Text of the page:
One year after his appointment as his own fatherís successor as bishop of Nazianzus, Gregory resigned his position.  His parents and siblings were dead and Gregory was himself very ill.  He tried to take up again the quiet monastic life of which he had always dreamed, this time in Seleucia in Isauria.  Alas, this would again be interrupted.  When Basil died in 379, Gregory grieved for his friend, but also realized that someone had to continue Basilís fight against the Arians. This was also the year that Theodosius began to rule in Constantinople, which had become an Arian stronghold during the reign of Valens.  The pro-Nicene party was a tiny minority in the capital city.  But Theodosius was pro-Nicene and there was hope that the orthodox catholic teaching could be restored.  It was however a daunting task for the quiet and retiring Gregory, who was called to Constantinople to reestablish Nicene orthodoxy there.  This he did at great risk and amid enormous difficulties.  He started with a small house which he would turn into a church (aptly named the Anastasis, or Church of the Resurrection).  It was his eloquent and convincing preaching, backed by his own living example that won over the population of Constantinople.  The emperor Theodosius gave him the cathedral, which had been heretofore held by the Arians, and the populace wanted him as their bishop.  This he did not accept until the Second Ecumenical Council, the Council of Constantinople was held in 381 and the council fathers acclaimed him as holder of the capital see.  When shortly afterwards some new arrivals to the council protested his accession to Constantinople on the grounds that Nicaea forbade the translation or moving of bishops from one see to another, Gregory was more than glad to resign.  He returned to Nazianzus until a successor could be found in the person of Eulalius in 383.  Gregory then returned to the place of his birth, Arianzus, writing and devoting himself to a quiet ascetical life until his death in 389 or 390.
Gregoryís 45 orations were masterpieces of oral and written communication.  They included eulogies for his Father and for Basil, an apologetic oration explaining why he fled Nazianzus after his priestly ordination (which offers a deep reflection on the nature of the priesthood), an attack on the pagan emperor Julian who ruled briefly, but posed a great threat to Christianity by wanting to offer the empireís support to reestablishing pagan worship.  He also wrote an oration in praise of St. Athansius the Great.  But of all the orations, his Three Theological Orations against the Eunomian Arians and the Macedonians who denied the divinity of the holy Spirit are most important.  They are numbered as Orations 27, 28 and 29.  Oration 30 has been demonstrated to be a work by the well-meaning heretic Appolinaris, which was saved from destruction by being ascribed to Gregory.  His three great Theologial Orations are usually considered to be the reason he is known as St. Gregory the Theologian, an extremely rare distinction.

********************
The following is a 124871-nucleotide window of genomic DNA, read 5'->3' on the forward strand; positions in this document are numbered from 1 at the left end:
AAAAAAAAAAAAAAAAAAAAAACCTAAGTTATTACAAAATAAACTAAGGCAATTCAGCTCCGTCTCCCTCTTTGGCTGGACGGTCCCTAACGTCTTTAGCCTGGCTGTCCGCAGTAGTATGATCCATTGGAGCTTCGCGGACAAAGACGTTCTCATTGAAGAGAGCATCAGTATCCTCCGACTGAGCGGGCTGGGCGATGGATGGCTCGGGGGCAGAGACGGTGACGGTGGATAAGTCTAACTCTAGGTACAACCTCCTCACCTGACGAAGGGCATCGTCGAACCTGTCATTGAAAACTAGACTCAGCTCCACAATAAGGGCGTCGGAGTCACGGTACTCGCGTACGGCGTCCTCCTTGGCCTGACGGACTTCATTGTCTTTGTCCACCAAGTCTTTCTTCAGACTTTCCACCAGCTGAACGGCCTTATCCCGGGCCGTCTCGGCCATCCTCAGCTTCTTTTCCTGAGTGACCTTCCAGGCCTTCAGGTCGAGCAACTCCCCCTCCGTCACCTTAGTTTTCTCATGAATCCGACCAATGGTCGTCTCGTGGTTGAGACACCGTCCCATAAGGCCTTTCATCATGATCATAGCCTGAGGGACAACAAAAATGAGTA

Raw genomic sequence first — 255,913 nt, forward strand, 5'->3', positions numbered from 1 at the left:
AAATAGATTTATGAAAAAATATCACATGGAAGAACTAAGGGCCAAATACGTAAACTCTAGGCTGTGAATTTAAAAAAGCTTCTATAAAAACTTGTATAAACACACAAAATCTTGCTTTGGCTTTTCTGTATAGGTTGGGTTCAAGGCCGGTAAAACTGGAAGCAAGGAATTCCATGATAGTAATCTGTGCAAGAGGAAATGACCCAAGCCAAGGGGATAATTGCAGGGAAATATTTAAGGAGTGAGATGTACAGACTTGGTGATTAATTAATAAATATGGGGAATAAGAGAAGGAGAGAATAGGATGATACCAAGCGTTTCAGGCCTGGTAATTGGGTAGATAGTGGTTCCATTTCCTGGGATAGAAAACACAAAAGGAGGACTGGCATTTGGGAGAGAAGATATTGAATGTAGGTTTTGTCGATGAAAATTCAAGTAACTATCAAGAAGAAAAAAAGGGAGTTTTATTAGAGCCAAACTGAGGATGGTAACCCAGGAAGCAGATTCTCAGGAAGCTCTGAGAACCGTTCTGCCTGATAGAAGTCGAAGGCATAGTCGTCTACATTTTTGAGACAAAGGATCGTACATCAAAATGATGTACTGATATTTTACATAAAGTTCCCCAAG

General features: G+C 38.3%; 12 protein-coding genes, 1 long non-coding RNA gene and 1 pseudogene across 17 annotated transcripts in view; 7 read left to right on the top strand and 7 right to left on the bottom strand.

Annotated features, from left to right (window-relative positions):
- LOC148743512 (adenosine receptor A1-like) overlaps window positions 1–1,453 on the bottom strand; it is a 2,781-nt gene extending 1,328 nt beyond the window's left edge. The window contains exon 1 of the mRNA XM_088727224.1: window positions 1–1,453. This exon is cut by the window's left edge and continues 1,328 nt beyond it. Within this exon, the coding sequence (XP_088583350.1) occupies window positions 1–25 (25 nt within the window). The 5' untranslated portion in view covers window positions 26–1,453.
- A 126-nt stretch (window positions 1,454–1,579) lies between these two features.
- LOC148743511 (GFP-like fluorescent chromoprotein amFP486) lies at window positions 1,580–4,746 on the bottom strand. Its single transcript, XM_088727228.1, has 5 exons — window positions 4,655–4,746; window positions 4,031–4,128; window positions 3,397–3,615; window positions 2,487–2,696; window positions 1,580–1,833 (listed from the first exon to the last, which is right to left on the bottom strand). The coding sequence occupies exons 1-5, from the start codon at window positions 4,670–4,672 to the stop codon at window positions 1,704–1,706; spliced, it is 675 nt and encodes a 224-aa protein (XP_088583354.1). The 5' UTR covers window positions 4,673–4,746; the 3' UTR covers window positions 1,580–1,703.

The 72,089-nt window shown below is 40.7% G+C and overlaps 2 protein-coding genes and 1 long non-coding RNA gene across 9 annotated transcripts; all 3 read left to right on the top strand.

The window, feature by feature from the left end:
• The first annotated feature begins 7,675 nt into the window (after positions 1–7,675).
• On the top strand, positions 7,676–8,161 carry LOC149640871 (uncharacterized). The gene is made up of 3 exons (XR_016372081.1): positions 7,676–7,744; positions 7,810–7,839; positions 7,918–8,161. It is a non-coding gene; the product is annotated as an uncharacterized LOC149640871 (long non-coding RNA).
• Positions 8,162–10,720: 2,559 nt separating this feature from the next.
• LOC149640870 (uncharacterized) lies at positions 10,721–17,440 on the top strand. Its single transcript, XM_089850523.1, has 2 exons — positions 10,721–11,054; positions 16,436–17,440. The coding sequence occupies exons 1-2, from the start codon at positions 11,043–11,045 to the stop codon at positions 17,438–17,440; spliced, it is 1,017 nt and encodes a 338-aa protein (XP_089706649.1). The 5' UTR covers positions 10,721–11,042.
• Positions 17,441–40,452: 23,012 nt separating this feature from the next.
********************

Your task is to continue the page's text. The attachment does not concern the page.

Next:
Gregory also wrote several hundred letters that are still existant, and some two hundred poems, especially in his retirement.  While many say that the Theological Orations won Gregory the title Theologian, it is not inconceivable that it was his poetry that won the hearts of many.  Some were written as easy-to-memorize counterattacks against Arianism.  Others helped to displace the pagan literature which had been dominant for so long. Others still are simple outpourings of this great manís burdened soul.  There are only two other saints who bear the title TheologianSt. John the Evangelist and St. Symeon the New Theologian (late 10th century).  Both of them were cherished especially for their poetry.  Johnís Prologue to his Gospel and Symeonís Hymns of Divine Love are both powerful poetic works which also powerfully express the deepest truths of the christian faith.  In Gregoryís day, the Arians were followers of Eunomius, who was known for his tedious logical syllogistic sermons.  Perhaps in naming Gregory of Nazianzus the Theologian, the Church was saying that poetry expresses the mystery of who God is and how God is better than any linear reasoning.